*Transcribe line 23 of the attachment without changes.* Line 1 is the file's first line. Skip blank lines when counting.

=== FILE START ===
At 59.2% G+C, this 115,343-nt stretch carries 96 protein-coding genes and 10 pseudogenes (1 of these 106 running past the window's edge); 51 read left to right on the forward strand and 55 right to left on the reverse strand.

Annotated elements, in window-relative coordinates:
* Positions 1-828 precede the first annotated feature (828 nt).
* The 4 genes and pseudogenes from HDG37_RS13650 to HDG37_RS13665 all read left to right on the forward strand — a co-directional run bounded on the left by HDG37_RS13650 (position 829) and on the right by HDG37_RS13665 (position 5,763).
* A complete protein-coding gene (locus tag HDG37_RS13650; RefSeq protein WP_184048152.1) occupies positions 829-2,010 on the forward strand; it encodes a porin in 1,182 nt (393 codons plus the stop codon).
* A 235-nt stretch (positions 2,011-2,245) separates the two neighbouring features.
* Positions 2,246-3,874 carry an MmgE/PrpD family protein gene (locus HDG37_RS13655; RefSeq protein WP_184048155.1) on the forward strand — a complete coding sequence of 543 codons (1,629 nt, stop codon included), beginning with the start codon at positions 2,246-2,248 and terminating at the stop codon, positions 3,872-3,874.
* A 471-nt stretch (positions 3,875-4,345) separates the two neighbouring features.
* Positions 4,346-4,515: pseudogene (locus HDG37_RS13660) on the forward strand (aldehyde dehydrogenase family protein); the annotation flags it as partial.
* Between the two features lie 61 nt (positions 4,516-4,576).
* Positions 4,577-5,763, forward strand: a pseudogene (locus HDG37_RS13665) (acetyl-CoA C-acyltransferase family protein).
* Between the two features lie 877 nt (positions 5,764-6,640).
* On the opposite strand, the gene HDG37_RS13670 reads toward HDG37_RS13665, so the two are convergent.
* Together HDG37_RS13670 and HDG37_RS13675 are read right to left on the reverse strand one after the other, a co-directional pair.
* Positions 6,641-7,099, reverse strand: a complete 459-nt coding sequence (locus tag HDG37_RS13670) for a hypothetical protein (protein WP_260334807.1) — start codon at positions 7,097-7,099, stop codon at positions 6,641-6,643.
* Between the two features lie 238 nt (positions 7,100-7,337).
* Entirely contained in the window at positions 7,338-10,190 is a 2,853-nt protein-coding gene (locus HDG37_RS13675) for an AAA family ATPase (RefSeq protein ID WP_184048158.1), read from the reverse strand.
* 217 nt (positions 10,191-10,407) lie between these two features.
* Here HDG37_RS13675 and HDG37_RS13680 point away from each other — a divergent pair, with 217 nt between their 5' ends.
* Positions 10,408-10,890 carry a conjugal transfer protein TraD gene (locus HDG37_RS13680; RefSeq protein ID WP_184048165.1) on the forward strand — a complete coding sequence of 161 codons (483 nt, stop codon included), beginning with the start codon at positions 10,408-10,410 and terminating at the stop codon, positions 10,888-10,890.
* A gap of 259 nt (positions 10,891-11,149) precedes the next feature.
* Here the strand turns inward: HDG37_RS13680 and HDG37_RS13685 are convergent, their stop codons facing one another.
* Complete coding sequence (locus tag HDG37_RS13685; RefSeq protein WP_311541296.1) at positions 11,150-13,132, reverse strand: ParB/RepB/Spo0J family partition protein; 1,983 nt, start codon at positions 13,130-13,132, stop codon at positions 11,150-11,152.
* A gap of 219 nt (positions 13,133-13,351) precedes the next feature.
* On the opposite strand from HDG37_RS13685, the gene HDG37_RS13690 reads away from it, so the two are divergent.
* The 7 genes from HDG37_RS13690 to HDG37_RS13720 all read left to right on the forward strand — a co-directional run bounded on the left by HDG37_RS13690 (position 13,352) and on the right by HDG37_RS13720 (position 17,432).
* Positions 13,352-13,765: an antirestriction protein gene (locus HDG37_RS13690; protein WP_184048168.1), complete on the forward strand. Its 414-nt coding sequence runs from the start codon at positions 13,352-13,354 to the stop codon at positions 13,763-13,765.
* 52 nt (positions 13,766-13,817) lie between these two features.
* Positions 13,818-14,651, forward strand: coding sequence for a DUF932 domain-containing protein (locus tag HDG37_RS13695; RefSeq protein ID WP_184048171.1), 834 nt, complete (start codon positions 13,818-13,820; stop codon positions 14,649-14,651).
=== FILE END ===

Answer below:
* Complete coding sequence (locus tag HDG37_RS13685; RefSeq protein WP_311541296.1) at positions 11,150-13,132, reverse strand: ParB/RepB/Spo0J family partition protein; 1,983 nt, start codon at positions 13,130-13,132, stop codon at positions 11,150-11,152.